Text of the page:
We’ve all heard it before or have seen it in action – farming is hard work and can be quite physically demanding. With beef cattle ranching, a multitude of tasks are labor intensive and can consume a lot of time:
- Feeding cattle (remember our blog about feeding cattle in the winter?)
- Moving cattle and fixing fences (remember our pasture management blog?)
- Providing medical care
- Repairing machinery and equipment
What we don’t always realize is the amount of thought and planning that goes into successful farm management. The less physical, more thoughtful chores may not require as much blood and sweat, but they *may* involve at least a few tears! One necessary job that appears, at least on the surface, to be a brief mental exercise, can be complex: farmers must make decisions about the genetics of their herd.
At first glance, this decision appears simple and straightforward, but with thousands of recognized cattle breeds and innumerable cross combinations, you can see how this decision requires a great deal of knowledge and thought. The farmer or rancher needs to consider the traits they want and need in order to be successful. The climate, the ecosystem and level and type of vegetation, as well as desired qualities of the meat products inform the breed or combination of breeds that will be used on farm. Even when this decision has been made, it’s important to assess and re-assess it regularly.
Beauchamp Farms, a new GAP Animal Welfare Certified Pasture Raised (Step 4) beef cattle ranch in Virginia, raises heritage Irish Dexter cattle. Where modern commercial breeds can be about 25-40% larger than Dexters, Beauchamp Farms has found a special niche with this breed, and finds they are a perfect fit for their GAP Certified farm.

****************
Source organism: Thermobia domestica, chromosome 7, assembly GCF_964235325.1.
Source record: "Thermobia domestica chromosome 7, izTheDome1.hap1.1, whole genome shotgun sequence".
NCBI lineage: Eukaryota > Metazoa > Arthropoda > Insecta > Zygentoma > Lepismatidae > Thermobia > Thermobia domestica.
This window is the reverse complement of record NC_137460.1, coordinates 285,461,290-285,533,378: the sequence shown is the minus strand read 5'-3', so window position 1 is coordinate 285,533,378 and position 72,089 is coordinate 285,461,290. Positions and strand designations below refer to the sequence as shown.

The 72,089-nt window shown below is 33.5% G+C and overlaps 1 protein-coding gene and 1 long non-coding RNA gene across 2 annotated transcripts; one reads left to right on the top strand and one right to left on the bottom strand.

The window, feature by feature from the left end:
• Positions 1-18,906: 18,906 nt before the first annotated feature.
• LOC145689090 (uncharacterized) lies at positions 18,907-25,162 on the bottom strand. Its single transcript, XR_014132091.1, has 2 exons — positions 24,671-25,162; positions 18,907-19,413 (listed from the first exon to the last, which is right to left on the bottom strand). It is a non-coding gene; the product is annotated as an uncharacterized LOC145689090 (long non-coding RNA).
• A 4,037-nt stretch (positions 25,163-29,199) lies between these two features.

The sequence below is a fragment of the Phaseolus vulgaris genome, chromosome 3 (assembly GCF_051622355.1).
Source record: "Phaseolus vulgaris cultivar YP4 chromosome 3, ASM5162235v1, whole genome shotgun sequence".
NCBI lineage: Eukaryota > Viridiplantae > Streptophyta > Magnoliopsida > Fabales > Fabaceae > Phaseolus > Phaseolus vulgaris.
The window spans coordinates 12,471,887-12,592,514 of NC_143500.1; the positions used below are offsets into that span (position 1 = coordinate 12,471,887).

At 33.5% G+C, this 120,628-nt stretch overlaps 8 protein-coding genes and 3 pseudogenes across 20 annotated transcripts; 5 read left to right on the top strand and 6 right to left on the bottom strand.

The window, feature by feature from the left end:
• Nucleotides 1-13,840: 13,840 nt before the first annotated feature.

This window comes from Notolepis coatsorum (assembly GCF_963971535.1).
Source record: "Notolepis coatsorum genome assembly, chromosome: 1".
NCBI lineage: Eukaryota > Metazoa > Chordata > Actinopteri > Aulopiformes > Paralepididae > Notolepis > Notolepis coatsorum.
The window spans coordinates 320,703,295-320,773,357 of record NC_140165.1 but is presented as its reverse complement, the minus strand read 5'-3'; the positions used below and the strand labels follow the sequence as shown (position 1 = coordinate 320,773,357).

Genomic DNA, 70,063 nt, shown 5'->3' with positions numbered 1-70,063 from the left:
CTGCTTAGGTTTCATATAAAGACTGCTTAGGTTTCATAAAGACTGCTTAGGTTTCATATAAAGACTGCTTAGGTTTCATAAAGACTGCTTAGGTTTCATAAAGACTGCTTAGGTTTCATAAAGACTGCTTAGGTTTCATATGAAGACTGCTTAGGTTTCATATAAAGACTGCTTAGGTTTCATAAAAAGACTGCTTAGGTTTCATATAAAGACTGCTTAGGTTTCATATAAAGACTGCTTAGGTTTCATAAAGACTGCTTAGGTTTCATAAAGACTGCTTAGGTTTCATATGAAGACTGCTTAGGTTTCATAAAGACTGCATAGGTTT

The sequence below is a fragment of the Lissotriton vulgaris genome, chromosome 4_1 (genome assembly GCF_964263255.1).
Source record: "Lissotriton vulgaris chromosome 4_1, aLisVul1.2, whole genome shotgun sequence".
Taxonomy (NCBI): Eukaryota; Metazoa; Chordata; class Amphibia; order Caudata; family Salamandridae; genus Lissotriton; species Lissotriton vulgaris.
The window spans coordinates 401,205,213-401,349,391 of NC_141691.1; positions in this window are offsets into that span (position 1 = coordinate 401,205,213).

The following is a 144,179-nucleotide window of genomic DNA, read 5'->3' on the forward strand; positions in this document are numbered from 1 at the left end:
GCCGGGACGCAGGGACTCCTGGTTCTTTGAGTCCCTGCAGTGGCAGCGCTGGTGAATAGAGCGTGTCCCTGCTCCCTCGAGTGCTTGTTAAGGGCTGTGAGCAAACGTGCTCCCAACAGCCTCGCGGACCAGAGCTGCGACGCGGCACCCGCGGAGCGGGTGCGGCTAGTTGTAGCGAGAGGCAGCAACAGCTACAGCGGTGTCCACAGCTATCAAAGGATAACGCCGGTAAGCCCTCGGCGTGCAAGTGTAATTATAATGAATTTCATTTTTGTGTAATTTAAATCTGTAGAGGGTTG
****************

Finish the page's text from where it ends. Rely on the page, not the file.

As their name implies, these cattle originally hail from Ireland and were brought to North America in the early 1900’s. They are among the smallest cattle breeds in the world and are known for being docile and easy to handle. Their small frame and lighter body weights make them well suited for small farms as they don’t cause as much soil compaction or need to graze as much as their larger counterparts. Maintaining specific levels of vegetative cover in pasture areas is an important animal welfare standard for GAP beef certification. Mary Ganous of Beauchamp Farms says “Our gentle Irish Dexter cattle’s efficient use of available pasture allowed us to easily achieve GAP’s Pasture Raised (Step 4) certification.”.
GAP’s comprehensive standards are truly unique and are developed specifically for each animal group, while taking into account the different production systems and geographic climates around the globe. GAP develops and sets the standards, our valued partners implement them, and our third-party certifiers audit every farm to ensure the standards are being met. It’s an important process that helps us impact the lives of more than 416 million animals annually.
If you are a farm or ranch, we would love to hear about how you manage your breed choices on-farm. If you’re thinking about the GAP program, learn more about our standards here and click here to fill out a pre-application and be contacted by someone from our farm team.